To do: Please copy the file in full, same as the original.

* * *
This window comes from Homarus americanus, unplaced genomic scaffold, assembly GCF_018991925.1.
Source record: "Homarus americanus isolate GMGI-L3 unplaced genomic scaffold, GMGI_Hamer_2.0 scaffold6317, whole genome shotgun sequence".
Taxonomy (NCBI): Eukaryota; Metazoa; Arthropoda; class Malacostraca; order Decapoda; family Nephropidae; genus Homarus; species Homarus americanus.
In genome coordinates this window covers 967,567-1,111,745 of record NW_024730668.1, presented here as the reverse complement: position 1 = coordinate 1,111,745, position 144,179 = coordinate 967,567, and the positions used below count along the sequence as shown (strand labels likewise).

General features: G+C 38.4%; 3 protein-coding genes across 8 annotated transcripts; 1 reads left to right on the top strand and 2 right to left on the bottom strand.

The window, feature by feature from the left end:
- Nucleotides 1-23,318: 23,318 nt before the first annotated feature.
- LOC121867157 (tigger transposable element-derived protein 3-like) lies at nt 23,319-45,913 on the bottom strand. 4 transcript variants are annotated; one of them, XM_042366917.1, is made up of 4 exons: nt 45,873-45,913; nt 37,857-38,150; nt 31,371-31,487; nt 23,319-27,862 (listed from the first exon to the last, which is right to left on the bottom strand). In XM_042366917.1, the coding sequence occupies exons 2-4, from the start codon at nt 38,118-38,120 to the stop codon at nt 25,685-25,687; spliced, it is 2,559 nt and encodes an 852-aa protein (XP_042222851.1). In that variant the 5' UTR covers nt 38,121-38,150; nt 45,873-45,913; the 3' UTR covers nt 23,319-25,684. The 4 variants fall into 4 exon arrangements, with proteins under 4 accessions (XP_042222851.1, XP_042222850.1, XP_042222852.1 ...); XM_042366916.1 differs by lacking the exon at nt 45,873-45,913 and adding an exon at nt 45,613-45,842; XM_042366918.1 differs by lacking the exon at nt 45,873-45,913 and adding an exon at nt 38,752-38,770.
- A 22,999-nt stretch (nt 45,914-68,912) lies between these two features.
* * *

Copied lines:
This window comes from Homarus americanus, unplaced genomic scaffold, assembly GCF_018991925.1.
Source record: "Homarus americanus isolate GMGI-L3 unplaced genomic scaffold, GMGI_Hamer_2.0 scaffold6317, whole genome shotgun sequence".
Taxonomy (NCBI): Eukaryota; Metazoa; Arthropoda; class Malacostraca; order Decapoda; family Nephropidae; genus Homarus; species Homarus americanus.
In genome coordinates this window covers 967,567-1,111,745 of record NW_024730668.1, presented here as the reverse complement: position 1 = coordinate 1,111,745, position 144,179 = coordinate 967,567, and the positions used below count along the sequence as shown (strand labels likewise).

General features: G+C 38.4%; 3 protein-coding genes across 8 annotated transcripts; 1 reads left to right on the top strand and 2 right to left on the bottom strand.

The window, feature by feature from the left end:
- Nucleotides 1-23,318: 23,318 nt before the first annotated feature.
- LOC121867157 (tigger transposable element-derived protein 3-like) lies at nt 23,319-45,913 on the bottom strand. 4 transcript variants are annotated; one of them, XM_042366917.1, is made up of 4 exons: nt 45,873-45,913; nt 37,857-38,150; nt 31,371-31,487; nt 23,319-27,862 (listed from the first exon to the last, which is right to left on the bottom strand). In XM_042366917.1, the coding sequence occupies exons 2-4, from the start codon at nt 38,118-38,120 to the stop codon at nt 25,685-25,687; spliced, it is 2,559 nt and encodes an 852-aa protein (XP_042222851.1). In that variant the 5' UTR covers nt 38,121-38,150; nt 45,873-45,913; the 3' UTR covers nt 23,319-25,684. The 4 variants fall into 4 exon arrangements, with proteins under 4 accessions (XP_042222851.1, XP_042222850.1, XP_042222852.1 ...); XM_042366916.1 differs by lacking the exon at nt 45,873-45,913 and adding an exon at nt 45,613-45,842; XM_042366918.1 differs by lacking the exon at nt 45,873-45,913 and adding an exon at nt 38,752-38,770.
- A 22,999-nt stretch (nt 45,914-68,912) lies between these two features.